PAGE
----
Not that Pearsall

 

Pearsalls_logo.gif


#9 Jaydub

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Posted 08 March 2019 - 09:51 PM

For dry flies you want good quality rooster hackle. The hackle provides flotation. Good rooster hackle has little to no web and the fibers are stiff. Whiting, Collins, Metz, Keough are a few growers of roosters bred specifically for dry fly hackle. A dry fly saddle has long feathers in a limited range of sizes. You may be able to tie several flies from a single Whiting saddle feather. A cape or neck has shorter feathers but a for a wider range of hook sizes.

 

For wet flies or nymphs, hen hackle or lower quality rooster hackle work better. The fibers are soft and provide movement. Game bird hackles such as Partridge are also very useful.



#10 vicente

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Posted 08 March 2019 - 10:29 PM

Stay away from Feather Emporium. My buddy just got ripped off by him.


Pretty much what I was getting at.

#11 Mike West

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Posted 08 March 2019 - 10:58 PM

https://www.google.c.....1.U72erskG_LA

#12 Poopdeck

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Posted 09 March 2019 - 08:26 AM

I tie 70% nymphs, 25% streamers and 5% dry flies. I bought two whiting 100 packs and one Orvis intro pack that has four half capes. So I have about 80 bucks wrapped up in dry fly feathers. I have had them for about four years and I suspect they will last me another four years or longer They go a long way. I buy the bugger packs or cheap strung hackle to satisfy my saddle hackle needs. I always have a partridge and a pheasant skin on hand.

I don't collect feathers and have no need for every conceivable color, size and grading. You can go crazy with feathers but you don't have to either. Identify your needs and spend your cash appropriately.

#13 spiralspey

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Posted 09 March 2019 - 07:11 PM

I tell beginners not to worry too much about necks and saddles, they're primarily for dry flies. If you do want to tie dries, though, start with a mid or lower grade neck or a half neck. Necks have a variety of feather sizes so you can tie anything from a size 24 up to size 4, while saddles have mostly feathers of only a couple sizes. Even the lower grade feathers are fine for most dries, especially if you're tying parachutes or palmered hackle flies like elk caddis. For colors in my area I use grizzly, dark dun, and brown, but I'd be fine if all I had was grizzly.

For emergers and nymphs you can usually do fine with soft webby feathers like pheasant tail, partridge, peacock herl, and marabou. If you want to tie buggers or streamer a few bags of strung saddle hackles will do nicely. No need to go crazy, just a few useful colors will do fine, too, most bugs are brown, olive, or some combination.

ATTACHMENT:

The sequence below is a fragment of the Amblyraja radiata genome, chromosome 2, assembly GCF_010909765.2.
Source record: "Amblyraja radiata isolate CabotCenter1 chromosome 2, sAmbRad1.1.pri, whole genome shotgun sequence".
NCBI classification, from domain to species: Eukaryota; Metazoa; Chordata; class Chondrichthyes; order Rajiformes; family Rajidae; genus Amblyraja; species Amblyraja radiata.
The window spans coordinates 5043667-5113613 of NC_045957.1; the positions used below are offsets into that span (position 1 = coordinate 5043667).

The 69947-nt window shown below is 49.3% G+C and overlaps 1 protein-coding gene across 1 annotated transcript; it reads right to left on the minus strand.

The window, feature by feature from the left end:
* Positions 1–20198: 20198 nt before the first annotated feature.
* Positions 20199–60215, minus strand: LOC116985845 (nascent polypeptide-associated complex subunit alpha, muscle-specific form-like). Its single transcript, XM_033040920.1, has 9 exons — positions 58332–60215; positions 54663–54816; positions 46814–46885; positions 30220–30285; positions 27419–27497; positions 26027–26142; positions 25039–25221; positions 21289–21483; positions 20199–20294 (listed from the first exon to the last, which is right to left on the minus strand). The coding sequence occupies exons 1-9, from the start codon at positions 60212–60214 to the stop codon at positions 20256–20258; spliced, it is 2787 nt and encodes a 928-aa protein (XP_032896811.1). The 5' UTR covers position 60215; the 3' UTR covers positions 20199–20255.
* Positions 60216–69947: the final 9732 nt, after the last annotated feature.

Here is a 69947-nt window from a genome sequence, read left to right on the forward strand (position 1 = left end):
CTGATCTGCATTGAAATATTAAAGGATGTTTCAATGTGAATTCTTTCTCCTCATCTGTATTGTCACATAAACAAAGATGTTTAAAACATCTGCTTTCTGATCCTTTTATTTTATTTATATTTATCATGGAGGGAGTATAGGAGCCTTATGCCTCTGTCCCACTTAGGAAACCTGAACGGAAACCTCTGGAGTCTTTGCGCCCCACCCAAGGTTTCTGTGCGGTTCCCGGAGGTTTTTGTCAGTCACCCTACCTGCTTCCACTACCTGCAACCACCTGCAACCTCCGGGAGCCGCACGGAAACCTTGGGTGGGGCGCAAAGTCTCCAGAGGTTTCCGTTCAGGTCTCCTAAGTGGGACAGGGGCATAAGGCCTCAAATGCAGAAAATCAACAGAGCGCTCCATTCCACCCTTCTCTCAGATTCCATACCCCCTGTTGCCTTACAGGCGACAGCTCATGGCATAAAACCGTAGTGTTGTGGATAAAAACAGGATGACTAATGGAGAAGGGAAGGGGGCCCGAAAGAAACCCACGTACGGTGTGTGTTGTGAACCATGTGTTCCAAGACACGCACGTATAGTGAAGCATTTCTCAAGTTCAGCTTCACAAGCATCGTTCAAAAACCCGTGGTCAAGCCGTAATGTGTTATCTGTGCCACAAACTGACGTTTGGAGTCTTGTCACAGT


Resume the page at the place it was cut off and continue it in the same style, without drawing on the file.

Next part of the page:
#14 SilverCreek

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Posted 09 March 2019 - 09:27 PM



New to tying, and I'm trying to understand different grades of feathers, and what they are used for i.e. rooster saddles, rooster capes, hackles, hen capes, barred, micro barred, sizing, grades ect.  I've been shopping on line and man can some of these can be expensive, especially if you purchase the wrong ones. Need help.  I will be tying mainly midges, nymphs, emergers and dry, all sizes 8-24.  What type of feathers, grades and sizes should I be looking at. Help me out here folks if you can, because this can be very confusing.

 

Read my this post on grading hackle.

 

http://www.flytyingf...6&st=0#msg61965

 

Since I can grade hackle, I NEVER buy a neck or saddle that I have not personally graded. I mainly grad and buy Whiting "Pro" grade necks and saddles that are the lowest grade sold. Modern saddles and necks are so good that even the pro grade ties good flies. Plus I can buy a saddle or hackle that I think has been under graded and therefore is a bargain. I can also see and feel the hackle and spend a lot of time to buy the best that I can find in the  grade I want.

 

All fly tying material that are natural vary in quality even if they are "graded" the same grade. Why buy an average or below average quality neck or saddle of a particular grade when you can buy the best of that grade that is in the fly shop.

 

Here is a good article about hackle:

 

http://www.flyfishfo...omparisons.html

 

Note that the bargain is the "Pro" grade. Hebert Miner is a Whiting Brand that has generally has larger hackle. If you want to tie 12s and 14s, a Hebert Saddle with hackle in that size will be easier to find than a Whiting Hackle.

 

46609989234_ca1814a5a2_c.jpg

 

The best shop is Jims Fly Company.

 

https://jimsflyco.com/Default.aspx

 


Regards,

Silver

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#15 flytire

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Posted 10 March 2019 - 06:50 AM

feathers2.gif

 

understanding feathers

 

http://www.eflytyer....s/feathers.html

 

 

25841000-2T.jpg

 

$64.99 @ https://store.flyfis...-p/25841000.htm

 

 

Poor quality materials and tools are destined to discourage beginner tiers and cause greater expense when the time comes to replace them.